IBM Personal Computing
Donald B. Trivette
Titling Your Vacation
Most of us vacation at comfortable places like the beach or the mountains, but my neighbors Don and Judy Getz prefer the extraordinarily uncomfortable. One year they spent a month at the Khyber Pass in northern Pakistan; last year they took a boat-bus-train trip up the Amazon and through rural Brazil, Bolivia, and Peru. Just 21 fun-filled days, they say, sleeping on hard beds, drinking bottled water, and coping with South American railway schedules.
When you go to Cochabamba and Cotabambas, you've got to take slides and movies (documentary evidence) to show the folks back home what a grand time you've had. And once you've returned, it's useful to title the slides so that six months from now, you can tell Cochabamba from Cotabambas. That's why Don called and wanted to know if I had a computer program that would produce professional-looking titles he could photograph directly from the computer screen. I thought I had several programs that would do just that.
The Missing Mouse
The first program that came to mind was ColorPaint for the PCjr. You've probably seen the results of this program in the advertisements for the Junior. Remember the pair of blue and white butterfly fishes swimming in a video aquarium around a red treasure chest filled with gold doubloons? ColorPaint produces stunning color graphics.
Unfortunately, ColorPaint requires a mouse controller, and I don't have a mouse yet, so we couldn't use my new ColorPaint to make titles.
The next program I pulled off the shelf was PC Paintbrush. Although PC Paintbrush, like ColorPaint, is really meant for making drawings, it too has a text feature. According to the manual, there are six fonts (type styles): Roman, Sans Serif, Greek, Script, Old English, and Computer. The fonts can be displayed in a variety of colors, sizes, and manners. For example, the Roman font can be displayed in red 30-point bold italic. If that isn't exactly what you had in mind, how about lightly outlined blue letters (blue-Roman-light-outline on the menu)? The combinations are almost endless.
PC Paintbrush runs on the PC and the PCjr and uses either a mouse or a joystick. Since I do have a joystick on the PCjr, PC Paintbrush seemed just the thing.
But no. PC Paintbrush needs 192K of memory and my PCjr has only 128K; my PC has 320K, but no joystick. I briefly considered plugging the PCjr joystick into the PC, but that won't, work because my PC doesn't have a game controller board. (And even if it did, IBM made the joystick plugs incompatible.)
Labeling A Lost City
Next I tried DR Draw by Digital Research. Luckily, DR Draw requires neither a mouse nor a joystick; you can use a mouse if you have it, but the program will also run on a mouseless PC. It won't run on a PCjr, but there is a PCjr version called Jr Draw.
DR Draw employs menus throughout, and best of all, it is written so well that you don't have to read the manual to use it. That's my kind of program. The first menu that popped up said:
CRE REC EDIT SAVE DIR OUTP EXIT
We pressed keys until discovering that the TAB key highlights different selections, and that the space bar actually picks a selection. Since we wanted to create a new screen, we picked CRE. The next menu was equally descriptive:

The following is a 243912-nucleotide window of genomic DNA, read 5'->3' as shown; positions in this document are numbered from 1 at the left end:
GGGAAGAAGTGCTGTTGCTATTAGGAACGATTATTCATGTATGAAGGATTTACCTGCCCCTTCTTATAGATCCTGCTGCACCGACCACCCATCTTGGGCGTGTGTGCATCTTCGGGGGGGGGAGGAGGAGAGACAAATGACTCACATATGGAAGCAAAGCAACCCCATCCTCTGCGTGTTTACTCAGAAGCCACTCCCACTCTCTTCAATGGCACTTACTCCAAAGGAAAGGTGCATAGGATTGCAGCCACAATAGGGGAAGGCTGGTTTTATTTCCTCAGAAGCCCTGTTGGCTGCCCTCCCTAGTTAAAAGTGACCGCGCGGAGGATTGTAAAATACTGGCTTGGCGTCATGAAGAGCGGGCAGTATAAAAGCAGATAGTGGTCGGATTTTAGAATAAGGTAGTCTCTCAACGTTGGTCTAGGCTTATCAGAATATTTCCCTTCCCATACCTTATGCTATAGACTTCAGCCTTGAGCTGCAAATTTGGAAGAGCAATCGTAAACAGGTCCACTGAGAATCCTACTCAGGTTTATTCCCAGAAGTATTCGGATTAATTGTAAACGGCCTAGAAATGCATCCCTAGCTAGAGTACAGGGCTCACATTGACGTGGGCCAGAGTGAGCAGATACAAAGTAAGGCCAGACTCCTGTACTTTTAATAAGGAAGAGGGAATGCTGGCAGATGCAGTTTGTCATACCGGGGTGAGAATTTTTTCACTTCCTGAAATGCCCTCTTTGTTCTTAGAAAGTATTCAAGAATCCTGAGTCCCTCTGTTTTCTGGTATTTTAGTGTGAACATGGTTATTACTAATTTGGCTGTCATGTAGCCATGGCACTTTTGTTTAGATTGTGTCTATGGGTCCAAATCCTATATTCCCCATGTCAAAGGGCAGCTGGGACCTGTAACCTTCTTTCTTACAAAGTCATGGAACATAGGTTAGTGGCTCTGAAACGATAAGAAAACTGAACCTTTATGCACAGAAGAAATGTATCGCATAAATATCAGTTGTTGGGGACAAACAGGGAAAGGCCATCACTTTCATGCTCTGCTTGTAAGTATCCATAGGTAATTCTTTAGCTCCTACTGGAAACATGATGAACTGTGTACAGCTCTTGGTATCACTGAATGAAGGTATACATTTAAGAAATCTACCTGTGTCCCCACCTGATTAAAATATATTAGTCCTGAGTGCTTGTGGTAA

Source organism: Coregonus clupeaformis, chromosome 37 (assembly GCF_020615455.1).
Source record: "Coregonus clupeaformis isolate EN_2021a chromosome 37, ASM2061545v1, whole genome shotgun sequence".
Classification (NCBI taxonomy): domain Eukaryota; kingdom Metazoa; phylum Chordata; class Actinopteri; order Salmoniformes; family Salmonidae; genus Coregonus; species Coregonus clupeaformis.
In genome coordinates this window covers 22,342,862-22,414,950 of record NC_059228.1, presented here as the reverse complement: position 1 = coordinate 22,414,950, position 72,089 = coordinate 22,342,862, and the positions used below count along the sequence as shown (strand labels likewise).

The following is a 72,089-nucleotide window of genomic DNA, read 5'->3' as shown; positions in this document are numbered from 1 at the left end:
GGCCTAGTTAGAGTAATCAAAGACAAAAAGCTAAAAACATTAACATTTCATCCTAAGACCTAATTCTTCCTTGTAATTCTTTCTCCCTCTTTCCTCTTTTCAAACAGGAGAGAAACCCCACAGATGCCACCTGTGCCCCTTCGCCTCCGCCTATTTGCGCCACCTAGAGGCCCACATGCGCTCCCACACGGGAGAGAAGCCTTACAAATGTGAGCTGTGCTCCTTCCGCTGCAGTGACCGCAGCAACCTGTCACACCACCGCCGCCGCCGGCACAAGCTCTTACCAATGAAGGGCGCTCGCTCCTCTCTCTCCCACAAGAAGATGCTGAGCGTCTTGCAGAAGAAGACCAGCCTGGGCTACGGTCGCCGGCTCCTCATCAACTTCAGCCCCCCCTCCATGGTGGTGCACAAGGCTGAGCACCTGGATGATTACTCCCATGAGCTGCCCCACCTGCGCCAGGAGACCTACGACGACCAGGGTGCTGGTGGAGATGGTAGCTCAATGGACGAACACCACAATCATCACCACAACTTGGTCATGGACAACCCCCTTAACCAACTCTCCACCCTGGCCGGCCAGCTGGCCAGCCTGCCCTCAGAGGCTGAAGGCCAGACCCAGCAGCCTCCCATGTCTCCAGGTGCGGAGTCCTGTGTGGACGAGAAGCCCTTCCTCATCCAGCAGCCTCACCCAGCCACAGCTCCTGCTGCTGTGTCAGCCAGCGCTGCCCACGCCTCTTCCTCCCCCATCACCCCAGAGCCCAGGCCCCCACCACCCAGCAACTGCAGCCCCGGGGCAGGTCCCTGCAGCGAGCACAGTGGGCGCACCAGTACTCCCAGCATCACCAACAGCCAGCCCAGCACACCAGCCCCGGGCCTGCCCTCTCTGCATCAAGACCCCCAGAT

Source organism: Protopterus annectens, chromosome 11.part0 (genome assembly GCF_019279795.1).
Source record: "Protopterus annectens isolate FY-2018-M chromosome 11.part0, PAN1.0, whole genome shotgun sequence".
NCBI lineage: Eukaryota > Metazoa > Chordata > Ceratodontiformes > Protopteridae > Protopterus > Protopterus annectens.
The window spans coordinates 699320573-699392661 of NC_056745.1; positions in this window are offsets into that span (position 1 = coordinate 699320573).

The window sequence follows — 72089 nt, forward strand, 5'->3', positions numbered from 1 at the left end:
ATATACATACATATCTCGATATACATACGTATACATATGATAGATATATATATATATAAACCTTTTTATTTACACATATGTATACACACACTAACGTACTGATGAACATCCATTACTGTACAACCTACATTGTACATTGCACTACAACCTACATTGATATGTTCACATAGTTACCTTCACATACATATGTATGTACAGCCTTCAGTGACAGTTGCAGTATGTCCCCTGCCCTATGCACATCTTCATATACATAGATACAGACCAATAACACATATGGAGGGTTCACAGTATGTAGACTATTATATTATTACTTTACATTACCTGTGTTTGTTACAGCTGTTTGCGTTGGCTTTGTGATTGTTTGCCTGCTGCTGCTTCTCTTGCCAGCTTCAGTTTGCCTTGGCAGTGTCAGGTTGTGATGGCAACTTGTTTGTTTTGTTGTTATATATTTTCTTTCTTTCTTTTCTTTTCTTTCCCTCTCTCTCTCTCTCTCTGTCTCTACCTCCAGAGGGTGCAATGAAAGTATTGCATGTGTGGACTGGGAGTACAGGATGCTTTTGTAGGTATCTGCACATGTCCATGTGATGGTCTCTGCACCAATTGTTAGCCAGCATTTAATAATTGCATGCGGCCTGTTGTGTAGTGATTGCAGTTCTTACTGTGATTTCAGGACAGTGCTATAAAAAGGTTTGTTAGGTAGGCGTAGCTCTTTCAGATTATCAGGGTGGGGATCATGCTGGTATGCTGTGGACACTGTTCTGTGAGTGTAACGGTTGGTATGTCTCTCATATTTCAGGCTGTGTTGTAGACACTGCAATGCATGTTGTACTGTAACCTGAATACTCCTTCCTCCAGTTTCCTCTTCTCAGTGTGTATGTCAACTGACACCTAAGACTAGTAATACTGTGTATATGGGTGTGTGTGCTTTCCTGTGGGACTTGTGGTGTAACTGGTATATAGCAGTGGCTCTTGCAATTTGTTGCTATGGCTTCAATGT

ADD CHNG SEL MOVE COPY UNDL DEL
We highlighted ADD and pressed the space bar. That brought forth:
TEXT POLY CIRC ARC LINE MRKR BAR
Of course, text is what we wanted for titles. We entered Machu Picchu for the first title and positioned it on the screen, but the font wasn't anything spectacular. It really didn't do justice to this lost fortress-city of the Incas.
After exploring the menus, we discovered that CHNG (yep, CHANGE) leads to submenus to change the style, view, scale, layout, and color of text. By manipulating the location and scale, we were able to get the title sized just right. With a few presses of the Tab key and space bar, Machu Picchu took on a professional look.
Not Enough Colors
A few titles later, we experimented with adding some graphic elements to the picture. First a big yellow sun, then a few squiggly red lines for seagulls. Nothing elaborate. By combining stock geometric shapes, we tried adding rippling waves and fluffy clouds. However, four circles do not a cloud make. Not only were the results less than realistic, but the process was slow on a mouseless computer.
Still, in all we made a dozen title screens and saved them on disk to be recalled and photographed later.
Unfortunately, there's a serious hardware limitation when using a graphics program on the IBM PC. The standard IBM color/graphics adapter supports a maximum of three colors in graphics mode, so our title slides were limited to red, green, and' yellow. (For owners of more advanced hardware, DR Draw has software and instructions to install non-IBM graphics adapters, printers, and plotters.) The PCjr has a more sophisticated built-in color/graphics adapter that displays a rainbow of 16 colors.
I have one other graphics program on my shelf: DR Graph. It's similar to DR Draw and is even easier to use for making all kinds of graphs and charts. Without reading the manual, you can draw pie charts, exploded pie charts, and bar graphs just by filling in blanks on the screen. It doesn't have any freehand sketching or picture-making capabilities, but there is a quick and simple way to format several different graphs on one screen.
Sometimes I wonder what these programs could do if I did read the manuals.
1299 Fourth Street
San Rafael, CA 94901
DR Draw and DR Graph
Digital Research, Inc.
60 Garden Court
Monterey, CA 93942